Changing the geometry inside the inlet by moving a series of surfaces (NASA’s Leonard calls them “flaps”) in a timely fashion directs airflow to the turbine, ramjet and scramjet at the right moments as the aircraft accelerates or decelerates. The inlet surfaces or flaps also control the speed of the airflow being funneled to the different engines by creating shockwaves that slow airflow to subsonic velocity for the turbine and ramjet or allow it to flow at supersonic speed for the scramjet.
“Actuating the variable inlet surfaces at aircraft scale with flight-weight actuators is very challenging and requires intense engineering,” Greiner says.
No one I interviewed could say for sure whether the Aerojet Rocketdyne and Northrop Grumman engines or the technologies in developent by DARPA and NASA will make it into the Mayhem program, if the Air Force indeed starts it. But the research to date has given contractors new confidence about the propulsion challenges.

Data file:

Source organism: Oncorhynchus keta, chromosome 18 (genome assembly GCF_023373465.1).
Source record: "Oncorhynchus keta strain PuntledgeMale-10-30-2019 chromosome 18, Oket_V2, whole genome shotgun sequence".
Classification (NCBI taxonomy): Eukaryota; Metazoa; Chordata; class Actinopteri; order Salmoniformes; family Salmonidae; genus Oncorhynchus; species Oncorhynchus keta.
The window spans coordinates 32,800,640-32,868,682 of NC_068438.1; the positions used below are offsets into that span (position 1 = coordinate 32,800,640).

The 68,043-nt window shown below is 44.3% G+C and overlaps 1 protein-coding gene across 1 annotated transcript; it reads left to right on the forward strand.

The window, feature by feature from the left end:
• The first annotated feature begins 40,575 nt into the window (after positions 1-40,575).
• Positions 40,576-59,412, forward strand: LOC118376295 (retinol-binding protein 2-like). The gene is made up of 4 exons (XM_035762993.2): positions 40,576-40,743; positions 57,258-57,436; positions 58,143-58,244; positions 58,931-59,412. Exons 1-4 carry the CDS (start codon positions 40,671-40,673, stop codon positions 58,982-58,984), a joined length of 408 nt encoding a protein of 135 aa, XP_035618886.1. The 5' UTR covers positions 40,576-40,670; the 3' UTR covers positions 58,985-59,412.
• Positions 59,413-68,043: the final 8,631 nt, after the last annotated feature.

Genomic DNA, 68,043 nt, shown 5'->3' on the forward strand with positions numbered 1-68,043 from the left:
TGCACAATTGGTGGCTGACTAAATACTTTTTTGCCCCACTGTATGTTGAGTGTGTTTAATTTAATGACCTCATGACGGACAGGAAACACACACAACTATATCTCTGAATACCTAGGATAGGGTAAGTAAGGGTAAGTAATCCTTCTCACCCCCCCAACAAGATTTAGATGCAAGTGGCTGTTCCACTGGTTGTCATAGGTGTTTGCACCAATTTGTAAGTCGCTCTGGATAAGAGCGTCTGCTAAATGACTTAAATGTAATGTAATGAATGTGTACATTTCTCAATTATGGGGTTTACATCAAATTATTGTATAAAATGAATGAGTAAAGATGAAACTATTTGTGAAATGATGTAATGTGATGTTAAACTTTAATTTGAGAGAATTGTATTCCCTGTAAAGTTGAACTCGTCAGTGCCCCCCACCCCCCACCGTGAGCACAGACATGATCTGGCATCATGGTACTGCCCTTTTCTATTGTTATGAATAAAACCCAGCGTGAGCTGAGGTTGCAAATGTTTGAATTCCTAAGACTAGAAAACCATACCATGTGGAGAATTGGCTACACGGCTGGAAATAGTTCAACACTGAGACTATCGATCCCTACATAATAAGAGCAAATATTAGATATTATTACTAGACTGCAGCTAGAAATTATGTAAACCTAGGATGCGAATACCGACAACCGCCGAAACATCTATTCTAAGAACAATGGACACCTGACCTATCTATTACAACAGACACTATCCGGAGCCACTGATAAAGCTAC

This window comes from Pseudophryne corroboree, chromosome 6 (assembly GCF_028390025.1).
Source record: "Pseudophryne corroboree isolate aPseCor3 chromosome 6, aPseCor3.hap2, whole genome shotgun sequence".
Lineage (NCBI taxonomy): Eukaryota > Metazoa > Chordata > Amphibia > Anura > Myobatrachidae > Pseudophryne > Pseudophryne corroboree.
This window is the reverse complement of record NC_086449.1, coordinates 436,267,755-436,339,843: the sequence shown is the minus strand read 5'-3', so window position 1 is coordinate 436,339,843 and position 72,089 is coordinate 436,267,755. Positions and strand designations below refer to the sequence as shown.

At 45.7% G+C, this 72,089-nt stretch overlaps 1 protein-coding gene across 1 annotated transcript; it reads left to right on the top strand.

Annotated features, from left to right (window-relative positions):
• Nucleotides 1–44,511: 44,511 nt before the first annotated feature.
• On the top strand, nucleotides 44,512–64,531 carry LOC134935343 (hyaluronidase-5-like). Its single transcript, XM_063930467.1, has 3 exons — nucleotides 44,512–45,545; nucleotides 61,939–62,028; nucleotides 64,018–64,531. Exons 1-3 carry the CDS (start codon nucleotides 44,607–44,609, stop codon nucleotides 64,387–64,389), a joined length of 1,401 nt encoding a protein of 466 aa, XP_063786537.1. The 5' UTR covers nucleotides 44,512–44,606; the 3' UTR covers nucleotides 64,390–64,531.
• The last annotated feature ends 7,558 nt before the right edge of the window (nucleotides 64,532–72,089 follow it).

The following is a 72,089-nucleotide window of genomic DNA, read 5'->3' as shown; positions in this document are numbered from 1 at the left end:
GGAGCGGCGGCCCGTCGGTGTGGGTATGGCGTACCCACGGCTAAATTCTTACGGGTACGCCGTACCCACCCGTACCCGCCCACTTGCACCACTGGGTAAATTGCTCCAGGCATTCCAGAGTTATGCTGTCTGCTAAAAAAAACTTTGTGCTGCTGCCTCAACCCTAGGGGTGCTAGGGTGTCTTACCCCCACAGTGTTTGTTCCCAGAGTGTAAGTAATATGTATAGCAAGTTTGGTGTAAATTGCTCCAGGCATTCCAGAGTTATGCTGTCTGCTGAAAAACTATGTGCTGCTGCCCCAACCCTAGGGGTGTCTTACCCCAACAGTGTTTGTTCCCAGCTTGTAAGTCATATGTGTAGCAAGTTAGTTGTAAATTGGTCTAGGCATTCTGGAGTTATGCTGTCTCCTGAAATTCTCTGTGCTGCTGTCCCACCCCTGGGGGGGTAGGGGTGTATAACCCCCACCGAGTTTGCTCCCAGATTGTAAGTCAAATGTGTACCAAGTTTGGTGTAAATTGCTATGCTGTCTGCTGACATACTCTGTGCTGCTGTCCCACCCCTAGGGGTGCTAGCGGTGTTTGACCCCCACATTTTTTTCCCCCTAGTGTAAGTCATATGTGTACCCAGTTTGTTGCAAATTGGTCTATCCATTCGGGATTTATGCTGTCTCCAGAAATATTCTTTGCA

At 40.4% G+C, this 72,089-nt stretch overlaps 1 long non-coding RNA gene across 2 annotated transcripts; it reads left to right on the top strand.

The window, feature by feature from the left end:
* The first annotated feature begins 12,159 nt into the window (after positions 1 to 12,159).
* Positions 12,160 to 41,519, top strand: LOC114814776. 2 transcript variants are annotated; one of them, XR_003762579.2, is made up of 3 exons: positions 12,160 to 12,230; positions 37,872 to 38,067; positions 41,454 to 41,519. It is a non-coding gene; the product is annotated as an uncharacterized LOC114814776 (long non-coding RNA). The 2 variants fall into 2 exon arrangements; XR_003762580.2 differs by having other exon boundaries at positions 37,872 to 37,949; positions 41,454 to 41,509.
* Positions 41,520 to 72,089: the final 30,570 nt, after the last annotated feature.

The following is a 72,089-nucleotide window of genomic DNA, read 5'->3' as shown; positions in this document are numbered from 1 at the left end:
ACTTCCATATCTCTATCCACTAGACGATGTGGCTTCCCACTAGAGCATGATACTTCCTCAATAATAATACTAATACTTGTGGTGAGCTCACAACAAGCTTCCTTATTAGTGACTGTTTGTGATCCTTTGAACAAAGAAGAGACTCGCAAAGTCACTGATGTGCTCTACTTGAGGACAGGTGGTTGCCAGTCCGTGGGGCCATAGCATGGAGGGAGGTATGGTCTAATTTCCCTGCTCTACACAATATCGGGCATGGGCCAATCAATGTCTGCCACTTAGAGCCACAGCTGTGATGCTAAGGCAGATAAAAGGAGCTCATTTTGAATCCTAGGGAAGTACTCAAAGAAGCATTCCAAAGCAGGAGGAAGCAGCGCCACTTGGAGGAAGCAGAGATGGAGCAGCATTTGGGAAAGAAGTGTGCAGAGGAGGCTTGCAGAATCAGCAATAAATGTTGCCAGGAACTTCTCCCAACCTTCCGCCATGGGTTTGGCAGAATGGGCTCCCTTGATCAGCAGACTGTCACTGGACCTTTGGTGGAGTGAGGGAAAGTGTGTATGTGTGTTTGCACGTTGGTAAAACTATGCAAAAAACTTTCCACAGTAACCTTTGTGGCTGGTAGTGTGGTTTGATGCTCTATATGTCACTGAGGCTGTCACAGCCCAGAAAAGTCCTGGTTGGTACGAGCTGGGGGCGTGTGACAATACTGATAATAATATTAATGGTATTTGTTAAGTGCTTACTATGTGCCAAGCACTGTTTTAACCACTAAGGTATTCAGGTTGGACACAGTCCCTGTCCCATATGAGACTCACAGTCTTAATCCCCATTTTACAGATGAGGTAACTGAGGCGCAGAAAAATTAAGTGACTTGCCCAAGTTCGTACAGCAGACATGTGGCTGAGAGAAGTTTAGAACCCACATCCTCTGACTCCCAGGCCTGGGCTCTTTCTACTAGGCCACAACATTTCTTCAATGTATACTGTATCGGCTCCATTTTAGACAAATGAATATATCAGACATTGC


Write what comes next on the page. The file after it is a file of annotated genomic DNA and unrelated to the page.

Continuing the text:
Raymond Toth, who leads Northrop Grumman’s Advanced Propulsion and Control Systems business strategy team, points to the engine his company tested in Tennessee. “Given a desire by the Department of Defense to put a scramjet of that size into a system and given the right investment, we think we could bring something like that to a flight stage within the next five years,” he says.
The question, he says, “is what is the vehicle that it’s going to fly in?”